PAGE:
This is about a self-styled New York hipster who is paid a surprise and quite unwelcome visit by his pretty sixteen-year-old Hungarian cousin. From initial hostility and indifference a ... See full summary »
A collection of five stories involving cab drivers in five different cities. Los Angeles - A talent agent for the movies discovers her cab driver would be perfect to cast, but the cabbie is reluctant to give up her solid cab driver's career. New York - An immigrant cab driver is continually lost in a city and culture he doesn't understand. Paris - A blind girl takes a ride with a cab driver from the Ivory Coast and they talk about life and blindness. Rome - A gregarious cabbie picks up an ailing man and virtually talks him to death. Helsinki - an industrial worker gets laid off and he and his compatriots discuss the bleakness and unfairness of love and life and death. Written by
Ed Sutton <firstname.lastname@example.org>
This film takes place sometime during the winter, and the opening story takes place in Los Angeles starting at 7:07 PM. At no time during the winter would Los Angeles be this sunny at 7:07 PM. In fact, the latest time of day the sun would set during the winter would be at 6:07 PM on March 20, the last day of winter. (Currently, March 20 would occur during Daylight Savings Time, but, in 1991, Daylight Savings Time did not begin until April.) See more »
Well, fuck you, fuck you, and fuck you!
Look, Angela, just shut up!
No, you shut up! Don't you be tellin' me to shut up!
You shut up!
No, you shut up!
[he unzips his jacket]
You know what your fuckin' problem is, Yoyo? You don't realize you're wearin' your ass on your head!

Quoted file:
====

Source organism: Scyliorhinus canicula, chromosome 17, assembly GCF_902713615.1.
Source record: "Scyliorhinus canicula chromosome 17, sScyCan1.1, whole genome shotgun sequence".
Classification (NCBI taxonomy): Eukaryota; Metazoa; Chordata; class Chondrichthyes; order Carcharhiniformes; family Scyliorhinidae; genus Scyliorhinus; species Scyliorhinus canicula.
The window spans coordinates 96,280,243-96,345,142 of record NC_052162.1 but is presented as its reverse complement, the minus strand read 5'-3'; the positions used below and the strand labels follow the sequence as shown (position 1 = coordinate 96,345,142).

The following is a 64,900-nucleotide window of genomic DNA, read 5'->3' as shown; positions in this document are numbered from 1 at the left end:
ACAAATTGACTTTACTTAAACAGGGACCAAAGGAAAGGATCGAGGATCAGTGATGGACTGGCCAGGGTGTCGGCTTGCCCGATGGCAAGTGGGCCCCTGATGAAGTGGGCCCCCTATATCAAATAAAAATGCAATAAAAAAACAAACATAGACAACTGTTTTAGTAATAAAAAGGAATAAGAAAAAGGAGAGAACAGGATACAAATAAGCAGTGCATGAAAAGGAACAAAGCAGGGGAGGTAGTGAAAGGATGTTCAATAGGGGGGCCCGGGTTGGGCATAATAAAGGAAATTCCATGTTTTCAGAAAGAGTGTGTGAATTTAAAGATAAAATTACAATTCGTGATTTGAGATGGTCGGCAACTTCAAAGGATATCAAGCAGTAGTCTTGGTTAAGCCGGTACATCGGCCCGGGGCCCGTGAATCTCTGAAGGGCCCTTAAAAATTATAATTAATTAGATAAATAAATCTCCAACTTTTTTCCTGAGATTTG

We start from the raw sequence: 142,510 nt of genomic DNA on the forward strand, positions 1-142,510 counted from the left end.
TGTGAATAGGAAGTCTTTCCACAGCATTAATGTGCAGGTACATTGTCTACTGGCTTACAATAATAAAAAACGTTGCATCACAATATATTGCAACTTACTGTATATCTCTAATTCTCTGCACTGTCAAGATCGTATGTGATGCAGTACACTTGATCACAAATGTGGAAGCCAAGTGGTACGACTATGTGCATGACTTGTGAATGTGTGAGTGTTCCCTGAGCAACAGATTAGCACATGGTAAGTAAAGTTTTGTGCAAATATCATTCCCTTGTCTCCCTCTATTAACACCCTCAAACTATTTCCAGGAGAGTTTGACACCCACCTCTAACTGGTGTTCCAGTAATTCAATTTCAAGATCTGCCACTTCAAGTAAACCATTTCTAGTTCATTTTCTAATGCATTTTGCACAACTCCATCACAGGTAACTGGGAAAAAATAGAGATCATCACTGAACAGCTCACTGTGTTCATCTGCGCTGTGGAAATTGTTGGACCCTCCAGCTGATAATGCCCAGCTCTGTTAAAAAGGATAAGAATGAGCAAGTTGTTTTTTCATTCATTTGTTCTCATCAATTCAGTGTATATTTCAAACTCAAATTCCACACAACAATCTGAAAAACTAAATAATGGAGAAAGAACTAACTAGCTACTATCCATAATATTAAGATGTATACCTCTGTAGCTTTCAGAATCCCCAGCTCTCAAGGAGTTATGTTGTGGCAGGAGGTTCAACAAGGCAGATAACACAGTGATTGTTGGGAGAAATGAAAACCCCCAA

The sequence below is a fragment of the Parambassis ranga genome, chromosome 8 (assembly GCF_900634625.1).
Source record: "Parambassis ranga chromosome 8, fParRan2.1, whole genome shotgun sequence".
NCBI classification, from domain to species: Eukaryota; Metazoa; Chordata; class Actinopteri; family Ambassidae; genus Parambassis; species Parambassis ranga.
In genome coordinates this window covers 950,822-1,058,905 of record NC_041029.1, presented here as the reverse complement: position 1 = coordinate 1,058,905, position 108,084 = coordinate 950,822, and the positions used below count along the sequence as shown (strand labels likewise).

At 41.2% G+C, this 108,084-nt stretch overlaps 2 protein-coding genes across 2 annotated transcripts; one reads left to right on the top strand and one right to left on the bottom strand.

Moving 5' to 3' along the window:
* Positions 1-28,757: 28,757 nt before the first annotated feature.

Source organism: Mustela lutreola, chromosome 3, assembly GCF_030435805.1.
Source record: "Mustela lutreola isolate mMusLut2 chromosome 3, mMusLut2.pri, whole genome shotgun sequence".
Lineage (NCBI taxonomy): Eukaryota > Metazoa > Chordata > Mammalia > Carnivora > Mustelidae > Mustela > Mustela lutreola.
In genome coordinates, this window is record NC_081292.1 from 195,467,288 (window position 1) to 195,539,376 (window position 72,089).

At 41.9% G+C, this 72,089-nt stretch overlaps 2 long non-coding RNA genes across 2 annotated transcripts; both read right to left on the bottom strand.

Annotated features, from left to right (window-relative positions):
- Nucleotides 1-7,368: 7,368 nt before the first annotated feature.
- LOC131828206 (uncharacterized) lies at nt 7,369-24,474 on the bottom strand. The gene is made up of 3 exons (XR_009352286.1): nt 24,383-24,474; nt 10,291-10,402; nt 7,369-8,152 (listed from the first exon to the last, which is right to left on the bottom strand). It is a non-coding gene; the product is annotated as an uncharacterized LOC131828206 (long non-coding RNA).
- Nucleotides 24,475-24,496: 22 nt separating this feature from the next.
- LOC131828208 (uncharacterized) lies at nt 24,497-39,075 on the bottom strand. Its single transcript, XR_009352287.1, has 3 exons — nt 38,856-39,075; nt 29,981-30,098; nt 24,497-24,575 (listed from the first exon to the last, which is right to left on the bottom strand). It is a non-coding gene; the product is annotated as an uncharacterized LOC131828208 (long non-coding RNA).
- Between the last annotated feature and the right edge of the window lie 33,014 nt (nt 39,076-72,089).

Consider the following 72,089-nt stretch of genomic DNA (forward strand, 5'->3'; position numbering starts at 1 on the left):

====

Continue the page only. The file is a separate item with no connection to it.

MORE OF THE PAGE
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During the end credits, the titles of the crew members are in the language of the place/unit they worked in (ie the Helsinki unit's credits are in Finnish, and so on). See more »
Performed by Davie Allan & The Arrows
Written by Davie Allan
Courtesy of Capital Records, Inc.
By Arrangement with CEMA Special Markets and Curb Records, A California Corporation
Mike Curb Music (BMI) See more »
Jim Jarmusch does an excellent job in creating character conflict and intriguing, realistic dialogue. But what I admire most in this movie are the opening scenes of every segment. He knows how to capture the essence of every city and how to establish mood. National Geographic has nothing over Jarmusch's photographic talent.
All segments are well written and tie in with the respective cities that are the back drop of the film: LA, NY, Paris, Rome and Helsinki. The Helsinki segment is the most depressing and it's kind of a bummer that the movie had to end on that note. The Paris segment steals the show. Incredible camera work and terrific dialogue.
Overall, the movie gave me a renewed appreciation for cinema. Thanks Jarmusch.
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